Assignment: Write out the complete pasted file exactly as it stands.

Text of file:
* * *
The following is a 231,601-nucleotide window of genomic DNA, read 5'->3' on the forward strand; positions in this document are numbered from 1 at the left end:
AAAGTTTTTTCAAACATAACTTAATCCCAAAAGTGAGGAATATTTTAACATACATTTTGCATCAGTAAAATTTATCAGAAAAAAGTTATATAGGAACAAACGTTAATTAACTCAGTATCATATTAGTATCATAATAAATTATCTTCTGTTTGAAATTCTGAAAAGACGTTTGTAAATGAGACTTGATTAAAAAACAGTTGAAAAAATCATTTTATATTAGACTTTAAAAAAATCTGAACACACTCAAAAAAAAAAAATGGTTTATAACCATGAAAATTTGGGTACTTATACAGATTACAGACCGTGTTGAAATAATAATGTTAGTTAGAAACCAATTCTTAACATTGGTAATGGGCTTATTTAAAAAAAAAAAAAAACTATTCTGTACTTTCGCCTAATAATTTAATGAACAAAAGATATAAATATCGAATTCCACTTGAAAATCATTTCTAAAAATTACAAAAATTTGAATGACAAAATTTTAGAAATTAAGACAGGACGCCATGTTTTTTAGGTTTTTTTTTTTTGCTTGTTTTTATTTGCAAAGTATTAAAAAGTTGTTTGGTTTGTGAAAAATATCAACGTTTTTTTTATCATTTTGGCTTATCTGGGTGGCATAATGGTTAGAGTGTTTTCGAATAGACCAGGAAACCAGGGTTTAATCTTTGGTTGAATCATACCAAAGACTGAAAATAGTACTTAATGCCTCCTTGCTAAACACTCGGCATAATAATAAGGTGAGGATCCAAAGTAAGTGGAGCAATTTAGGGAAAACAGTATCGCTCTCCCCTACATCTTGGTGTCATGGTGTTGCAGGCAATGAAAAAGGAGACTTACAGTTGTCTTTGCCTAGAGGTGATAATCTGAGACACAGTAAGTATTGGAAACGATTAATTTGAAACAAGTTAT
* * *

The following is a 231,601-nucleotide window of genomic DNA, read 5'->3' on the forward strand; positions in this document are numbered from 1 at the left end:
AAAGTTTTTTCAAACATAACTTAATCCCAAAAGTGAGGAATATTTTAACATACATTTTGCATCAGTAAAATTTATCAGAAAAAAGTTATATAGGAACAAACGTTAATTAACTCAGTATCATATTAGTATCATAATAAATTATCTTCTGTTTGAAATTCTGAAAAGACGTTTGTAAATGAGACTTGATTAAAAAACAGTTGAAAAAATCATTTTATATTAGACTTTAAAAAAATCTGAACACACTCAAAAAAAAAAAATGGTTTATAACCATGAAAATTTGGGTACTTATACAGATTACAGACCGTGTTGAAATAATAATGTTAGTTAGAAACCAATTCTTAACATTGGTAATGGGCTTATTTAAAAAAAAAAAAAAACTATTCTGTACTTTCGCCTAATAATTTAATGAACAAAAGATATAAATATCGAATTCCACTTGAAAATCATTTCTAAAAATTACAAAAATTTGAATGACAAAATTTTAGAAATTAAGACAGGACGCCATGTTTTTTAGGTTTTTTTTTTTTGCTTGTTTTTATTTGCAAAGTATTAAAAAGTTGTTTGGTTTGTGAAAAATATCAACGTTTTTTTTATCATTTTGGCTTATCTGGGTGGCATAATGGTTAGAGTGTTTTCGAATAGACCAGGAAACCAGGGTTTAATCTTTGGTTGAATCATACCAAAGACTGAAAATAGTACTTAATGCCTCCTTGCTAAACACTCGGCATAATAATAAGGTGAGGATCCAAAGTAAGTGGAGCAATTTAGGGAAAACAGTATCGCTCTCCCCTACATCTTGGTGTCATGGTGTTGCAGGCAATGAAAAAGGAGACTTACAGTTGTCTTTGCCTAGAGGTGATAATCTGAGACACAGTAAGTATTGGAAACGATTAATTTGAAACAAGTTAT